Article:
Now that you've decided your racetrack project doesn't need a rezoning application, you need to justify that decision. In the case of North Cowichan, that was a challenging task. The property they sold to VIMC was in the middle of a subdivision process that got halted in its tracks: part of it was zoned for industrial use and a smaller part was zoned for a racetrack. But hey, nobody actually reads the Zoning Bylaw, so just make the explanation sound really complicated and you'll probably get away with it!

 

North Cowichan came up with a great solution: they decided that a private motorsports club was actually an industrial "vehicle testing facility". Have you ever heard of an industrial testing plant that offers $50,000 memberships and a clubhouse? It's ridiculous, of course. By this logic, the Cowichan Aquatic Centre is not a recreation centre - it's an industrial swimsuit-testing facility! But it gave North Cowichan an excuse to keep the zoning "as is", thereby avoiding a pesky public hearing. 

 

It's also a really good idea to avoid the word "racetrack". That sounds noisy! North Cowichan decided to call it a "test track", which was pretty clever. Unless you happen to know a lot about motorsports, you won't know that a "test track" is a place where race car drivers go to practice. It's just like racing, but without the prizes. Some people might even think it's a place where you take cars for a test drive before you buy them, especially if you tell them the place is being built by a group of car dealerships. That sounds peaceful and quiet!*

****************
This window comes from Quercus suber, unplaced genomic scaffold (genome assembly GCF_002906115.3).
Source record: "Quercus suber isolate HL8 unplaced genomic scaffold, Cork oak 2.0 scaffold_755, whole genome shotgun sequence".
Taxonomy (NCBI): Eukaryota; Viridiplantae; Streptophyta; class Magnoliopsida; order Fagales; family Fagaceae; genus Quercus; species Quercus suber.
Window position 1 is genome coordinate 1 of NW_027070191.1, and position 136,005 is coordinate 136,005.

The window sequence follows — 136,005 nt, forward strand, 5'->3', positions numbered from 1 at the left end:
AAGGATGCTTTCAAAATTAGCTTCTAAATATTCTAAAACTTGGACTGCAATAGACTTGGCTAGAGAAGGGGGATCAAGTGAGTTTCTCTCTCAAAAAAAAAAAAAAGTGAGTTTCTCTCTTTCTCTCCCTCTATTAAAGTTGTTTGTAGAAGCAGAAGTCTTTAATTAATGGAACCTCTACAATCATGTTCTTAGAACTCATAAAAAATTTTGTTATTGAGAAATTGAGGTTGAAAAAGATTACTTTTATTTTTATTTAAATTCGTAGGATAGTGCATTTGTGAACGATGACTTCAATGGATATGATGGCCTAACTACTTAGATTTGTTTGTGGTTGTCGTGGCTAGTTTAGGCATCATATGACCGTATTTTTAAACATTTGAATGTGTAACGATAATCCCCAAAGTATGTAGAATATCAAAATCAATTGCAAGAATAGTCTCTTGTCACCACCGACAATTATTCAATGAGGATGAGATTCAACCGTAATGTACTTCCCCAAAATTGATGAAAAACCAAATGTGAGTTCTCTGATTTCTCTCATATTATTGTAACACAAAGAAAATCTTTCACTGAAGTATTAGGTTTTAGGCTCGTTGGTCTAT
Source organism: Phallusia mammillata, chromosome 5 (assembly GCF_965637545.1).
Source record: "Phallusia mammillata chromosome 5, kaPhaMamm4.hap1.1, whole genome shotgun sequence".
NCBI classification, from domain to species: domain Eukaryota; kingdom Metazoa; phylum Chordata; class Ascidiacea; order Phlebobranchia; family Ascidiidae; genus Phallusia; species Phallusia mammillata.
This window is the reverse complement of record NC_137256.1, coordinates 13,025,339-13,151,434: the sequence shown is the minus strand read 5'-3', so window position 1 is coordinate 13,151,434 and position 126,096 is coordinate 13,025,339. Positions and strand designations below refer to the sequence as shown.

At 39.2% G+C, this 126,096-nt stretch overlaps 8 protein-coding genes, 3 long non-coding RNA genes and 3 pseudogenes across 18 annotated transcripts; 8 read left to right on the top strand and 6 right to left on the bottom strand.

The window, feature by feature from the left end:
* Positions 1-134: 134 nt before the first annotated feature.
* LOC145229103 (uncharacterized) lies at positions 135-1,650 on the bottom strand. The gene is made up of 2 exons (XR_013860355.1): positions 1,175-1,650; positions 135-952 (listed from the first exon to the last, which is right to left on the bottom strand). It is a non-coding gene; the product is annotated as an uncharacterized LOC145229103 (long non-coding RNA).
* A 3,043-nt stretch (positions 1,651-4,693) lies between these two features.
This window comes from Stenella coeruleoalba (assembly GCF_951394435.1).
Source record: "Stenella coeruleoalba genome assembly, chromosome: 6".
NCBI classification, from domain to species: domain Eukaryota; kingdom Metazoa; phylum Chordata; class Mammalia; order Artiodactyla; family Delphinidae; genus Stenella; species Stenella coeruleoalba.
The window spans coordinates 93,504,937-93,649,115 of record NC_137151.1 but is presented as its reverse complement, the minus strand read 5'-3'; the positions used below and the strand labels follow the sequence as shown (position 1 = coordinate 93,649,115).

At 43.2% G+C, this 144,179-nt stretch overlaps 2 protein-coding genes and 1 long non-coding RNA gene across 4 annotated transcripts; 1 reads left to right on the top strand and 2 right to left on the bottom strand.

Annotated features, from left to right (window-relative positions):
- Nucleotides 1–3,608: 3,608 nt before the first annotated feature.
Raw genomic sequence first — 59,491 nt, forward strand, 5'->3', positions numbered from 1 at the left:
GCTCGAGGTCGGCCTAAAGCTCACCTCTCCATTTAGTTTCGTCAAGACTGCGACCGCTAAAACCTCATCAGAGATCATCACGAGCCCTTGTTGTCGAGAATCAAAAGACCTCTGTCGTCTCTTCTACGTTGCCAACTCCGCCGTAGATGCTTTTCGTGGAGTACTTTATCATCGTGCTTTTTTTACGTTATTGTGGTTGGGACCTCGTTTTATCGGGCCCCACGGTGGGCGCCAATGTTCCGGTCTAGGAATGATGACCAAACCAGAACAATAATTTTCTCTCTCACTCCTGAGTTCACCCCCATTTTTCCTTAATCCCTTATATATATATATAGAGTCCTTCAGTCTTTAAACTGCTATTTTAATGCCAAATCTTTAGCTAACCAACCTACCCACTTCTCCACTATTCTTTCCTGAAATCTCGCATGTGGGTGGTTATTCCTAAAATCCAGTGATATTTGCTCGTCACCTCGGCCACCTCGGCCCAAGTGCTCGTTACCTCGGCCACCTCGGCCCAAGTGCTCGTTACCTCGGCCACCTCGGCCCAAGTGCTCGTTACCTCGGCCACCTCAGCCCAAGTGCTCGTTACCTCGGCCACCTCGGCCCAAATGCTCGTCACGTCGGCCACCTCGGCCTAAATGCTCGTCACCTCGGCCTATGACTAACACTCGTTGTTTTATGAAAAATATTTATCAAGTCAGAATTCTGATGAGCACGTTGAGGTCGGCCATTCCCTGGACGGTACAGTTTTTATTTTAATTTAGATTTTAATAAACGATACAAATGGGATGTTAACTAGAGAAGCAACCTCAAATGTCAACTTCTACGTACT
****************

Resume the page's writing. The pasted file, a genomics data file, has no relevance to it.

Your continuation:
But in all these convoluted explanations, North Cowichan completely ignored the bit in the Zoning Bylaw that clearly states you cannot combine uses on split-zoned properties. Perhaps they missed it, or perhaps they were hoping that nobody would ever dig deep enough to notice. 

 

Step 3: Cover your tracks.

 

Now that you have a complicated justification for not rezoning, thereby avoiding a public outcry over your plans for a racetrack, you need to make sure that nobody ever figures out that your explanation doesn't actually fit with your zoning bylaws.